Hottentot Fig

Hottentot Fig

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Question: my fig tree collapsed

good morning, in two words: fig in pot in the summer outside "beautiful" withdrawn into the house near a French window rivota to the west slowly "collapsed" regular watering every 15 days. how can i go about giving it back some life?

Hottentot Fig: Answer: the carpobrotus

Gentile Umberto,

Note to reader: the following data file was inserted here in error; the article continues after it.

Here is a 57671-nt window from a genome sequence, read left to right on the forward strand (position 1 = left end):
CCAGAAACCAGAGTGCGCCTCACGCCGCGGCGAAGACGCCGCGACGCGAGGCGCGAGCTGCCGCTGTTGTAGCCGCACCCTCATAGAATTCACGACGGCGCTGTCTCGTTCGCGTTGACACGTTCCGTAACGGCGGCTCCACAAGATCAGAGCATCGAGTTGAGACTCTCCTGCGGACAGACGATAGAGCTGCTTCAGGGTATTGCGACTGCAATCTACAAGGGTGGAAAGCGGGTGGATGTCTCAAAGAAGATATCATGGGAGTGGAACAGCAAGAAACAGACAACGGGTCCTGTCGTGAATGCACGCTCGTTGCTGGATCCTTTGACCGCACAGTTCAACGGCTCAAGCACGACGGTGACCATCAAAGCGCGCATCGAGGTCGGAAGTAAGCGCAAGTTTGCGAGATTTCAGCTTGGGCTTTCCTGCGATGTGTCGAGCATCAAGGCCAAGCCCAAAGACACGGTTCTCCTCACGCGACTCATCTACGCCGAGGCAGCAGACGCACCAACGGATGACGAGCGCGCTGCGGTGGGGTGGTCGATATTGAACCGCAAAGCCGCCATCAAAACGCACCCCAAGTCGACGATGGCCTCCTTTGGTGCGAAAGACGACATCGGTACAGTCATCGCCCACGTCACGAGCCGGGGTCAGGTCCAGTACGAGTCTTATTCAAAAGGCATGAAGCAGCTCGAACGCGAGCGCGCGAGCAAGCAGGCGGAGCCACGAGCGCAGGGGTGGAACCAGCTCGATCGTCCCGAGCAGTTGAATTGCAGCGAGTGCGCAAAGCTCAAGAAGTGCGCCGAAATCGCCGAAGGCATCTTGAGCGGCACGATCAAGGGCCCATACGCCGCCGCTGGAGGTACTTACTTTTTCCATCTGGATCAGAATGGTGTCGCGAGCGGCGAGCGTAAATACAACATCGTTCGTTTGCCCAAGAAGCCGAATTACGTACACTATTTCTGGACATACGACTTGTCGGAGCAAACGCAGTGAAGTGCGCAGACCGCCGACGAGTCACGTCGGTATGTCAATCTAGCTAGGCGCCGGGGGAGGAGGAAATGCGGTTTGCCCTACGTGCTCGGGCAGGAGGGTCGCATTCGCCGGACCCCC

the Hottentot fig, the botanical name Carpobrotus, is a succulent plant belonging to the Aizoaceae family, which in Italy also lives in its natural state, in many Mediterranean areas, starting from Tuscany to Sicily. It is an easy plant to grow, especially due to the fact that, in a large part of our peninsula, it can easily live outdoors, all year round, even in the middle of winter. Not knowing where you live but it is difficult to tell you if you can leave it in the garden or not, as it fears frost, especially if prolonged, while it can easily live outdoors in areas where frosts are only episodic and mild; or you can leave it outdoors, but in a sheltered place: a south-facing terrace may suffice, with the vase kept near the walls of the house. Moving in the home for plants of this type is not always necessary, and indeed may be fatal: first of all the light in the house is often very poor, and these plants that love very sunny positions suffer already at the start, if moved to an area of home where they cannot enjoy direct sunlight. In addition to this, in winter it would be advisable to avoid watering; even when the plant is left in the open, it is usually tried to position it sheltered from the weather, so that it does not even receive the rain water. The behavior of your carpobrotus specimen is almost certainly due to rots, which are spreading in the plant; or in any case, to the cultivation conditions, which are completely incorrect. When a succulent begins to lose turgor, the only intervention to do is to save the savable: that is, remove all the fleshy and turgid leaves with a scissor, and place them in a new vase, with dry and clean earth, possibly mixed with sand and not fertilized. Hoping that the leaves germinate. If the plant was now doomed, if you wanted to buy another, consider that the species widespread in Italy are native to South Africa or the Mediterranean areas, where they usually grow on the sunny dunes near the sea; therefore the climate they love is similar to what you can find on a Sicilian beach (for example), that is a mild climate in winter, very hot in summer; little water, almost nothing in winter; scarce fertilizations, and above all with fertilizers lacking low nitrogen content; very direct sun, all year round. Then place it in a nice large vase, and place the vase in the full sun, on the terrace or in the garden; in winter it avoids watering, and leaves the plant outdoors, possibly covered with tissue, if you live in an area subject to intense frost, or snowfall.